This report is the seventh assessment of the forest cover of the country. It provides analytical information on forest plantations, protected area, joint forest management, forest cover in mining areas of Bihar, Madhya Pradesh and Orissa, shifting cultivation in the North Eastern region. It also provides an overview of the forest resources in India, with special emphasis on forest cover.

This booklet is about a collaborative system of protecting natural environments, known as joint protected area management (JPAM). JPAM attempts to conserve protected areas in a way whereby local communities, wildlife and wildlife habitats can co-exist by mutually benefitting each other, and in which government officials, local people and others work together.

Our Ecological Footprint: think of your city as an ecosystem - a book that aims to bring an environmental focus to mainstream education to make it more relevant. It helps teachers to: relook at the relationship between subjects in the curriculum and environment education; adopt methods of knitting its concepts into the regular curriculum; and equip them to conduct their own Ecological Footprint Project.

This paper presents the potential of rainwater harvesting for drought-proofing India's villages. It urges members of parliament and state legislative assemblies to ensure that the governments take up rainwater harvesting on a large scale to improve local food security. There is enough rainwater in every village of India to meet drinking water needs and critical needs of agriculture. This strategy would complement India's current water management and agricultural strategy which aims at ensuring national food security rather than local food security.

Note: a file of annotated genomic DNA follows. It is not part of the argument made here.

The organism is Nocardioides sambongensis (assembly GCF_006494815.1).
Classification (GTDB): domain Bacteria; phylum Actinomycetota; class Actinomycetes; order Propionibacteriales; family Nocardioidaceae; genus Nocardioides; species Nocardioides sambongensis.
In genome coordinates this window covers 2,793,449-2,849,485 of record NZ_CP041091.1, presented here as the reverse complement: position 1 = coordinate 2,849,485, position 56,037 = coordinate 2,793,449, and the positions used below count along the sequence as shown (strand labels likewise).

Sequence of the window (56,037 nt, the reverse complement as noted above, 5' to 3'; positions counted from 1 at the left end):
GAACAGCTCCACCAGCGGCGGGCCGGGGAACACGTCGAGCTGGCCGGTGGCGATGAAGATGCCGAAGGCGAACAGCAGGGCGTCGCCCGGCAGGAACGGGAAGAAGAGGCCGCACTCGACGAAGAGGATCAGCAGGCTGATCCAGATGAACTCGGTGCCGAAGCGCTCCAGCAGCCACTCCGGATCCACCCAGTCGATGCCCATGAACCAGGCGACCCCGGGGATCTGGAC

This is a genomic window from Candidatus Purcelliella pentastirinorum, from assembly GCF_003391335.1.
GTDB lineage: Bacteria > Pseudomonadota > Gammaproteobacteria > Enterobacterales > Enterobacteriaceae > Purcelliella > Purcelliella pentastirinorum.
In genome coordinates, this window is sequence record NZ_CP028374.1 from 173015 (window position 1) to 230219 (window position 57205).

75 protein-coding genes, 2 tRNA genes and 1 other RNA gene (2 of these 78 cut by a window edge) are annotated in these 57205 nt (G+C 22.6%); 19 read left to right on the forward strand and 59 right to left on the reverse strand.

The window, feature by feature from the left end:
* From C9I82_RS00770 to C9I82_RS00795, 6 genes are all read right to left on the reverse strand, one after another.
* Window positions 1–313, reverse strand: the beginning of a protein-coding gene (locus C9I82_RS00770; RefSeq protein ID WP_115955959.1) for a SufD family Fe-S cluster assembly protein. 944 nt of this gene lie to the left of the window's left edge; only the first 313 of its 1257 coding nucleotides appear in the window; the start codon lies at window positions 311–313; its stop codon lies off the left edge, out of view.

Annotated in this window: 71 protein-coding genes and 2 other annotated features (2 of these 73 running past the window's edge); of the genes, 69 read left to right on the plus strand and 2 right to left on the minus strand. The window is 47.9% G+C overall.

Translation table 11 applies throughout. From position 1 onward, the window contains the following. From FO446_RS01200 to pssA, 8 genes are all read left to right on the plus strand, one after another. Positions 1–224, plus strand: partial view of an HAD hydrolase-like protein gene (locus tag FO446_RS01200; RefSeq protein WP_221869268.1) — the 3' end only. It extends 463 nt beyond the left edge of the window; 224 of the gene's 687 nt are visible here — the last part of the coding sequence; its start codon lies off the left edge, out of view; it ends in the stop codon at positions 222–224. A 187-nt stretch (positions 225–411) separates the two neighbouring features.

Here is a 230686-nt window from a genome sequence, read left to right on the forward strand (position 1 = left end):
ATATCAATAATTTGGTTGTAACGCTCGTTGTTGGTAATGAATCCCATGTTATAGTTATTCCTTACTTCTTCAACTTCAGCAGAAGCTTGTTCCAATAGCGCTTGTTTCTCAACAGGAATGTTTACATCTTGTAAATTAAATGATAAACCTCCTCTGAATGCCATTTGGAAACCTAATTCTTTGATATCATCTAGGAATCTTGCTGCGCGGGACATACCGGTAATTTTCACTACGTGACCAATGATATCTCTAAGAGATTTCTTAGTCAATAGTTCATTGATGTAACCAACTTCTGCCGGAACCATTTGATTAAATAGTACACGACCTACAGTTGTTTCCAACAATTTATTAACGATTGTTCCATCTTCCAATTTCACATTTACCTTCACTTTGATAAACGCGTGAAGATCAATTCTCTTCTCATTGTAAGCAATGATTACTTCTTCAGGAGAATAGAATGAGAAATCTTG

This is a directory which presents information about water harvesters and the work they are doing in different parts of India and abroad. It keeps people informed about water harvesting activities and experiences in different regions. It is a platform in print that helps experts and activists to get in touch with each other.

Forest issues often concern large amounts of money, long time frames, huge areas of land and diverse livelihoods. This report draws the main findings from a series of six country studies from Costa Rica, Ghana, India, Pakistan, Papua New Guinea and Zimbabwe and from a review of international policy initiatives.

This book contains the proceedings of the workshop on collaborative management of protected rreas in the Asian region, held at Royal Chitwan National Park, Sauraha, Nepal, May 25-28, 1998.

The jungles of the Indian subcontinent, home to an amazing array of wildlife, attracted many hunters and naturalists, several of whom have recounted their encounters with animals in the wild. This anthology brings together a wide-ranging selection of writings, covering mainly the period of the British Raj, about the hunt in its myriad forms.

The last century has witnessed a remarkable change in attitudes to wildlife, with the focus shifting from conquest for slaughter towards conservation. The new class of naturalists gives equal attention to smaller animals and trees, as evident in the pieces on the blackbuck, the wild dog, the turtle, the cobra, and the comings and goings at a waterhole in summer.

Green Politics , the first in a series of publications on global environmental negotiations (GEN) provides a close analysis of important environment-related conventions and institutions from their origins, and demystifies the global politics behind 'saving the environment'. The book presents a first-ever comprehensive Southern perspective of the impact of global environmental governance on the real lives of real people.

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